"Do you want the same as in Russia?" was always a standard argument from right-wingers against socialists.

Second in a series of articles from Offensiv, the paper of Rättvisepartiet Socialisterna (cwi Sweden). socialistworld.net.

Socialists struggle against Stalinism

The fact that there were and are Stalinists prepared to answer "Yes" has of course made their propaganda easier. But these bourgeois propagandists, or the "journalism" of the TV reporter, have never seriously tried to analyse Stalinism.

The only viable method of analysis of Stalin and Stalinism was established by the Russian Marxist, Leon Trotsky already in the 1930s. Trotsky explained how the Russian Revolution, which he co-lead with Lenin, had degenerated to a bloody dictatorship run by one individual, Stalin. The basis for this was a) the underdevelopment of Russia, b) the defeat of the revolutions in more advanced countries and c) the growing together of the old Tsarist bureaucracy and a conservative layer within the Communist Party. The political counter-revolution was conducted through enormous battles in the 1920s and 30s, when millions of communists, workers and peasants were purged and executed by the regime.

Stalin had no agenda apart from his own power and privilege. The mistakes, sharp turns and open betrayals against revolutionary movements therefore became a pattern. For example, Stalin believed in 1933 that Hitler would not be long in power. But when the strong German Communist Party was quickly destroyed, Stalin stayed silent on the German situation for more than a year.

Trotsky developed a socialist programme to overthrow Stalinism. This included abolishing all privileges, holding elections and establishing the right to reselect all officials, no standing army and free trade union rights. To carry through this programme, a new, political revolution was needed. Workers’ revolts in this direction took place in the DDR in 1953, in Hungary 1956, in Poland 1956, 1970 and 1980, and in Czechoslovakia in 1968, but all of them were defeated.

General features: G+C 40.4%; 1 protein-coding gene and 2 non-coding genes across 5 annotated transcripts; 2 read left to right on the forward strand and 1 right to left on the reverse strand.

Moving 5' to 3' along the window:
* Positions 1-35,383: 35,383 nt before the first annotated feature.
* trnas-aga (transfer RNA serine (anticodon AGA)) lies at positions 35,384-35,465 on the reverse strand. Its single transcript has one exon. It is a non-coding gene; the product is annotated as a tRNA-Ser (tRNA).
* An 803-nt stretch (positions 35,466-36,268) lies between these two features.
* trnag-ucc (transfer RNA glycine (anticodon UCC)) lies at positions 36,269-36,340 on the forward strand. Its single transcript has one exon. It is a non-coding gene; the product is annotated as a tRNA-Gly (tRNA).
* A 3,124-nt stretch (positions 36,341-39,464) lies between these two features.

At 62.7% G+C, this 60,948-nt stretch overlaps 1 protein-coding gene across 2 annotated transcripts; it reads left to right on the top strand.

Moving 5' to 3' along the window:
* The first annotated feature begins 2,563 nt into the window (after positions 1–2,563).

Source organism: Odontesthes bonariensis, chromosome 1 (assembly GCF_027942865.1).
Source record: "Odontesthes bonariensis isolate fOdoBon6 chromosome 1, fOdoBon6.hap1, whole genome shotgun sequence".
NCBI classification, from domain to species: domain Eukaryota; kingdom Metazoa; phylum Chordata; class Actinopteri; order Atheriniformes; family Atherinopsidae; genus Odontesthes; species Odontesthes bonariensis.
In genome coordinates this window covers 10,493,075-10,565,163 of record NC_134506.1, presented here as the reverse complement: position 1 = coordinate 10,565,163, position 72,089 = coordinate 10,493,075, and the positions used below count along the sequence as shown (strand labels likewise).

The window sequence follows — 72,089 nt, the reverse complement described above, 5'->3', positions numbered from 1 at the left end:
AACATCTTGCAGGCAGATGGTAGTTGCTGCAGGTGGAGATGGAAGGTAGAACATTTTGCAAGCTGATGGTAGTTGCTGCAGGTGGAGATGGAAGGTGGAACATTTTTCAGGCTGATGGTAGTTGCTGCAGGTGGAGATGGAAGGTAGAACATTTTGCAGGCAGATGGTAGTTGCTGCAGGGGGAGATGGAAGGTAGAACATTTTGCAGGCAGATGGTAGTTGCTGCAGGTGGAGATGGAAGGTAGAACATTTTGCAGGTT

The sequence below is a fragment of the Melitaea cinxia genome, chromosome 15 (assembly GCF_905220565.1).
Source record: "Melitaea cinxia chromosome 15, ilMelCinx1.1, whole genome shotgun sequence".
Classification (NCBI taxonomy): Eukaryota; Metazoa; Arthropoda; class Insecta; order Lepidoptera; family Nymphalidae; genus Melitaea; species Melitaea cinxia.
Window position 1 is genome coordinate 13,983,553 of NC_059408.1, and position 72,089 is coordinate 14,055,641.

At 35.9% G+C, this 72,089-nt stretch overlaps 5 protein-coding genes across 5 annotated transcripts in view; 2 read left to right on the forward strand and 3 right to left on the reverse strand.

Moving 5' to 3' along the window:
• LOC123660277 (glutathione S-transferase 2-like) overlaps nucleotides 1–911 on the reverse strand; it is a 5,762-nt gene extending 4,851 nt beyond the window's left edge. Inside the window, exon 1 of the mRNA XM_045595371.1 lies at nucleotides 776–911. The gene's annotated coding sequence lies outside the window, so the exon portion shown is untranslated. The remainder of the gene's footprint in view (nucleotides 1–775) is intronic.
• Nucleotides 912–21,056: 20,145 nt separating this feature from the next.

Trotsky’s perspective was one of either a new victorious workers’ revolution or the collapse of the Stalinist system. Trotsky predicted that although the planned economy was able to develop rapidly in the first decades despite the bureaucracy, without workers’ democracy it would suffocate. Stalinism would defend its version of a planned economy as long as it served their interests, and when it failed, then go over to support capitalism. This is just what happened in the 1980s and 1990s.

The capitalists in the West, and their parrots within the media and in politics, had no problem with the privileges in the East. Neither were they bothered when real socialists and workers’ leaders were imprisoned. Such events were common also in the "brother states" of the capitalists, such as South Africa, Iran or Chile after 1973.

Real socialists struggled against Stalinism. The bourgeoisie in the West praised Stalin during World War II and after that used Stalinism as a bat against the labour movement in their own countries. What capitalism had to offer Eastern Europe and Russia can be judged by the social crisis of today.

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